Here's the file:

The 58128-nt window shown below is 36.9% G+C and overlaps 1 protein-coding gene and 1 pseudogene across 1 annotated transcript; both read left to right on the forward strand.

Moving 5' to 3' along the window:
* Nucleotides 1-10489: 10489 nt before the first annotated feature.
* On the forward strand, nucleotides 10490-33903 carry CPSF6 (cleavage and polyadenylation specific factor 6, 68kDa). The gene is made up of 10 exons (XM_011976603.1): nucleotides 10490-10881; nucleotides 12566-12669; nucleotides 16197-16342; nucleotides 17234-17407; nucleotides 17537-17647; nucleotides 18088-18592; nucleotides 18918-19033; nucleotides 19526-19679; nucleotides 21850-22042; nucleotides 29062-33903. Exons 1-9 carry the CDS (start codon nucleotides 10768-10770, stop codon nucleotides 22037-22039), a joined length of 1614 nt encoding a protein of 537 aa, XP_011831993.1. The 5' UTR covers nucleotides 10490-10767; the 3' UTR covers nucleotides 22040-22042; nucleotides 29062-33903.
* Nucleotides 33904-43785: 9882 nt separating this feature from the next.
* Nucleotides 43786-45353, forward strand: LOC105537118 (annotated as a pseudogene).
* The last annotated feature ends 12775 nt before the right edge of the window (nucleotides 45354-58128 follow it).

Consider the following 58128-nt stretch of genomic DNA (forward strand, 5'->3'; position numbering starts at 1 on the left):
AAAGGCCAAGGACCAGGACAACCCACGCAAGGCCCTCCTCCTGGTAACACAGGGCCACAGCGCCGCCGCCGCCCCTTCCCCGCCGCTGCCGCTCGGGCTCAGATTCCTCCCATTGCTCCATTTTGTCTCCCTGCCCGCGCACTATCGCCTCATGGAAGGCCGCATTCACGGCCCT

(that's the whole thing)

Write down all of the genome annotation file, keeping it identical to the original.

The 58128-nt window shown below is 36.9% G+C and overlaps 1 protein-coding gene and 1 pseudogene across 1 annotated transcript; both read left to right on the forward strand.

Moving 5' to 3' along the window:
* Nucleotides 1-10489: 10489 nt before the first annotated feature.
* On the forward strand, nucleotides 10490-33903 carry CPSF6 (cleavage and polyadenylation specific factor 6, 68kDa). The gene is made up of 10 exons (XM_011976603.1): nucleotides 10490-10881; nucleotides 12566-12669; nucleotides 16197-16342; nucleotides 17234-17407; nucleotides 17537-17647; nucleotides 18088-18592; nucleotides 18918-19033; nucleotides 19526-19679; nucleotides 21850-22042; nucleotides 29062-33903. Exons 1-9 carry the CDS (start codon nucleotides 10768-10770, stop codon nucleotides 22037-22039), a joined length of 1614 nt encoding a protein of 537 aa, XP_011831993.1. The 5' UTR covers nucleotides 10490-10767; the 3' UTR covers nucleotides 22040-22042; nucleotides 29062-33903.
* Nucleotides 33904-43785: 9882 nt separating this feature from the next.
* Nucleotides 43786-45353, forward strand: LOC105537118 (annotated as a pseudogene).
* The last annotated feature ends 12775 nt before the right edge of the window (nucleotides 45354-58128 follow it).

Consider the following 58128-nt stretch of genomic DNA (forward strand, 5'->3'; position numbering starts at 1 on the left):
AAAGGCCAAGGACCAGGACAACCCACGCAAGGCCCTCCTCCTGGTAACACAGGGCCACAGCGCCGCCGCCGCCCCTTCCCCGCCGCTGCCGCTCGGGCTCAGATTCCTCCCATTGCTCCATTTTGTCTCCCTGCCCGCGCACTATCGCCTCATGGAAGGCCGCATTCACGGCCCT